This highest Church court, which spurns modern rules of evidence, can hand down the final ruling on people's marriages. It functions as an appeal court for decisons of the Rota Romana which specialises in annulments. The judgements of the Signatura are upheld by the Austrian concordat.
(Latin: signatura apostolica)
This is the Vatican’s supreme court. The Apostolic Signatura is the court of last instance and therefore handles appeals against decisions of the Rota Romana, which is the Vatican's ordinary appeals court. Below these come the bishops’ tribunals which are “almost exclusively” devoted to marriage annulment. This is why the higher courts have to deal with “a significant number” of objections to the flood of annulments sought through the lower ones. The justices of all these ecclesiastical courts still wear the mediaeval legal hat which identifies John of Nepomuk, patron saint of lawyers. However, the judges in the higher courts, the Apostolic Signatura and the Rota Romana, are clothed in red, rather than black.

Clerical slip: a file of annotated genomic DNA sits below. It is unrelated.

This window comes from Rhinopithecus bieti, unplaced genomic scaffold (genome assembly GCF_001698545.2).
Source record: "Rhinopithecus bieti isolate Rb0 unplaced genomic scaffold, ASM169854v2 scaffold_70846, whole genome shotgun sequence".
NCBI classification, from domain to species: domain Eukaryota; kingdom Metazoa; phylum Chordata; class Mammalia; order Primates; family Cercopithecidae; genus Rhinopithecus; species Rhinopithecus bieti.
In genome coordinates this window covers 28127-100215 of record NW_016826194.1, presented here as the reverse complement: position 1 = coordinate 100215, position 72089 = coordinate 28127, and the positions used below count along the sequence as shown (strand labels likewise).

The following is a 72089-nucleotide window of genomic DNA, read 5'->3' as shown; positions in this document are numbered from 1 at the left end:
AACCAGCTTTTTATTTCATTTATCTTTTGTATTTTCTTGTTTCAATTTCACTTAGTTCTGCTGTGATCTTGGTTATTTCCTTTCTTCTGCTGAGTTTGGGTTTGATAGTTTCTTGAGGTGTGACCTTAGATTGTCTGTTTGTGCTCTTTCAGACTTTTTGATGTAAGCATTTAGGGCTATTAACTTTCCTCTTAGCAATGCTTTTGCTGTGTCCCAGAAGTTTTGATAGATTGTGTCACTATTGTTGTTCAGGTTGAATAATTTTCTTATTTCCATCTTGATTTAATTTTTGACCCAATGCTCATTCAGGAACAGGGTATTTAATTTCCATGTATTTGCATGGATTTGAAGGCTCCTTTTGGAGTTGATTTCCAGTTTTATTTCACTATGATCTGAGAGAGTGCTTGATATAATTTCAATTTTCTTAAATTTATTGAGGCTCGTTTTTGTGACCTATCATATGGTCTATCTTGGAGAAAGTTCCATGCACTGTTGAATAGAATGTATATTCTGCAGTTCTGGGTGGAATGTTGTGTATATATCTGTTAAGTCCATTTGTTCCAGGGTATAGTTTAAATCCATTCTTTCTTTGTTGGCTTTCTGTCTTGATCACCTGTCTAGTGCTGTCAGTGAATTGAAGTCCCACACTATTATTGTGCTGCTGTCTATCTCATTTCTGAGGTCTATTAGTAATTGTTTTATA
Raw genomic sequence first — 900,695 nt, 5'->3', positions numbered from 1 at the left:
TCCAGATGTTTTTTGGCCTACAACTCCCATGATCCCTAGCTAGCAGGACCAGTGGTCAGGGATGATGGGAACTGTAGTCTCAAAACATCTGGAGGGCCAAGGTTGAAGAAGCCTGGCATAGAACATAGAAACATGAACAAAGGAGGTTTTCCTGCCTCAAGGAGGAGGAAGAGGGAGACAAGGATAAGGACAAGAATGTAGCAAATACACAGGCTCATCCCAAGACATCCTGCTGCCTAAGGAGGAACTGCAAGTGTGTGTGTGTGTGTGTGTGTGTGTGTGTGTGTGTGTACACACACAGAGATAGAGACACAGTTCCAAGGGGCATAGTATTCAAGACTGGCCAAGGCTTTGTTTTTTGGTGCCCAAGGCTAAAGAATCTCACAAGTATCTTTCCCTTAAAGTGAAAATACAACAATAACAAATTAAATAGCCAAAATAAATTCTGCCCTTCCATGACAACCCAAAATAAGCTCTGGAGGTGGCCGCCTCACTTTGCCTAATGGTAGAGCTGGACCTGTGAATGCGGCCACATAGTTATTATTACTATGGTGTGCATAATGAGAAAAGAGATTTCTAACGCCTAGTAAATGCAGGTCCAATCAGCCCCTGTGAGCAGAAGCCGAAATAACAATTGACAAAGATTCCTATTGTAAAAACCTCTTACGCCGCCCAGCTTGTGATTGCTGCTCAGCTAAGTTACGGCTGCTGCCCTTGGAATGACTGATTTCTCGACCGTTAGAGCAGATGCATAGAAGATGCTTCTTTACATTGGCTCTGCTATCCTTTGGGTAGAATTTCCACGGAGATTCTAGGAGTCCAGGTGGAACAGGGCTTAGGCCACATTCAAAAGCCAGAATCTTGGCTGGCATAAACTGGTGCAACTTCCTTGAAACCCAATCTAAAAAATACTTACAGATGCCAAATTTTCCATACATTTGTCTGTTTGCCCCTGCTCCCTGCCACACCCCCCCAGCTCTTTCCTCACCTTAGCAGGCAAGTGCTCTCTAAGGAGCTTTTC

E.g. The Austrian Concordat (1933 Art. 7.4) recognises judgements of this court, rather than Austrian civil courts, as decisive for marriages celebrated in a Catholic church, regardless of the opinions of the participants.